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Re: [Fwd: Using XMLNS in link/@rel]

From: Mark Nottingham <mnot@mnot.net>
Date: Fri, 27 Feb 2009 21:54:24 +1100
Cc: www-tag@w3.org, "Dan Brickley" <danbri@danbri.org>, "Ben Adida" <ben@adida.net>, RDFa <public-rdf-in-xhtml-tf@w3.org>, "XHTML WG" <public-xhtml2@w3.org>
Message-Id: <98EE693C-B02B-4E12-A505-2D16A22C1145@mnot.net>
To: Steven Pemberton <steven.pemberton@cwi.nl>

Hello Steven,

On 27/02/2009, at 9:06 PM, Steven Pemberton wrote:

> On Fri, 27 Feb 2009 10:31:57 +0100, "Mark Nottingham"  
> <mnot@mnot.net> said:
>> Creative Commons just released a new spec:
>>   http://wiki.creativecommons.org/Ccplus
>> that has markup in this form:
>>   <a xmlns:cc="http://creativecommons.org/ns#"
>> rel="cc:morePermissions" href="#agreement">below</a>
>> (in HTML4, one assumes, since they don't specify XHTML, and this is
>> what the vast majority of users will presume).
> In the link you refer to they don't specify either, but I imagine  
> they mean XHTML,

I will wager any amount of money you care to name that more than 99%  
of the document's readers (as it stands) will assume HTML4.

> and I'm sure Ben Adida of CC can speak up here.
>> However, it appears that they adopted this practice from RDFa;
>>   http://www.w3.org/TR/rdfa-syntax/#relValues
>> which, in turn, *does* rely upon XHTML. However, XHTML does *not*
>> specify the @rel value as a QName (or CURIE, as RDFa assumes);
>> http://www.w3.org/TR/2008/REC-xhtml-modularization-20081008/abstraction.html#dt_LinkTypes
>> "Note that in a future version of this specification, the Working
>> Group expects to evolve this type from a simple name to a Qualified
>> Name (QName)."
>> So, that's an expectation, not a current specification.
> In fact it is a current specification. RDFa specifies a version of  
> XHTML that defines the meaning of CURIEs in rel and rev values. Note  
> that this is also not invalid HTML4 (which also allows such values  
> in a rel - they are CDATA - but doesn't specify what they mean).

refers to
which contains
which refers to, for the Hypertext module (note 'latest version' URI):
which leads back to
i.e., the same, albeit most recent (instead of versioned) URI for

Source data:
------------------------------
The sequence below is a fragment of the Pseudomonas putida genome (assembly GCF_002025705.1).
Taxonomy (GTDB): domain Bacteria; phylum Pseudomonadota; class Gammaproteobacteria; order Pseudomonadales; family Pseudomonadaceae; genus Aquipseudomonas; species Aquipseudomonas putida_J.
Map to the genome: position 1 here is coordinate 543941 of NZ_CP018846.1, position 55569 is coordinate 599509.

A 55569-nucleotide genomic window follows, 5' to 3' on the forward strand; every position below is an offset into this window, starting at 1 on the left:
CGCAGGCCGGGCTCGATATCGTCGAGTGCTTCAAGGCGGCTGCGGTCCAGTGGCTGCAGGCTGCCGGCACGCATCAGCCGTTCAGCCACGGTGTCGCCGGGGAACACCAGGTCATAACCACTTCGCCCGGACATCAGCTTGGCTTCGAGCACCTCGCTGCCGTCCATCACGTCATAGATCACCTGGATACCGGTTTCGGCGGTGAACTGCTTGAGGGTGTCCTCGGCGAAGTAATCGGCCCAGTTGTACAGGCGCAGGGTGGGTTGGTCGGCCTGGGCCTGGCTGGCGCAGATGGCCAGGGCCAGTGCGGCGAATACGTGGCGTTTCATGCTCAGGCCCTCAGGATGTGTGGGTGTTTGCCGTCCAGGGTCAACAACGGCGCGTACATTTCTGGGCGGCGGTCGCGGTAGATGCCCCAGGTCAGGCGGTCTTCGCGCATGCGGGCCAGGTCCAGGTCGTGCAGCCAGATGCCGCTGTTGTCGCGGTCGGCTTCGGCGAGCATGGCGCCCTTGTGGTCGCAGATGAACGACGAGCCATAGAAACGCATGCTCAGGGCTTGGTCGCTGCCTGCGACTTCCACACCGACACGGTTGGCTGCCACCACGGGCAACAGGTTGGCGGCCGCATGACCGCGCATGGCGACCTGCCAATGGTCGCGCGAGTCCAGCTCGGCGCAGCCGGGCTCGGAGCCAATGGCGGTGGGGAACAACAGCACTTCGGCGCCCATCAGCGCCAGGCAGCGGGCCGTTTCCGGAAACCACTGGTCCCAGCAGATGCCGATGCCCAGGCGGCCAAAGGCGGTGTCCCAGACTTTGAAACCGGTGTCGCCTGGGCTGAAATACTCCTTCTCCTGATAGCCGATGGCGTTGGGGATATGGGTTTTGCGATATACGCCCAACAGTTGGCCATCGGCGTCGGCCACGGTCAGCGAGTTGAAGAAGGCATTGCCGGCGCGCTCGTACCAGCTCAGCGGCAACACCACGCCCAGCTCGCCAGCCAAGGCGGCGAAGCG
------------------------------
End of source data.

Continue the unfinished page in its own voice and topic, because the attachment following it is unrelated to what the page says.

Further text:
Even taking the other road and going with the contemporary version,
it's still just short names, with no reference to CURIEs or QNames at  

What am I missing?

The only place I see this defined is in the RDFa syntax document  
itself -- do you mean that is the specification of authority? I note  
that it specifies /html/@version="XHTML+RDFa 1.0", and it has its own  
DTD, so in a way I suppose it's not really an extension to XHTML, but  
a re-definition of it...

>> Of course, this conflicts with the Link draft;
>>  http://tools.ietf.org/id/draft-nottingham-http-link-header-04.txt
>> which we've worked pretty hard to come to consensus on across a broad
>> selection of communities (Atom, POWDER, OAuth, HTTP, and
>> optimistically, HTML5).
>> A few observations and questions;
>> 1) I'm more than happy to specify in the Link that in XHTML, a link
>> rel value is indeed a QName, if XHTML chooses to take that position
>> (although I believe a URI is a better fit than a QName here, as in
>> most other places). Can we get a current reading from the XHTML world
>> on this?
> A CURIE is a URI not a QName, so you're OK.

I haven't paid a lot of attention to them to date, but as far as I can  
see, a CURIE is most definitely not a URI; at most, it's a shorthand  
for one.

> CCing the XHTML2 WG and/or RDFa group would have helped in this case  
> if you wanted a response from them :-)

I wanted to get a feel from an architectural standpoint before talking  
to WGs about potentially irrelevant problems, but point taken.

>> 2) However, it seems like RDFa is jumping the gun by assuming @rel is
>> a CURIE right now.
> See above. It is already a Rec.
> [All the rest snipped since it was based on the assumption that XHTML 
> +RDFa isn't a Rec].

As I said before, the third point is IME the most concerning. Having  
two subtly incompatible syntax for the same attribute in HTML and  
XHTML isn't a great situation, but assuming that one is valid to use  
in the other is far more troublesome.


Mark Nottingham     http://www.mnot.net/
Received on Friday, 27 February 2009 10:55:12 UTC

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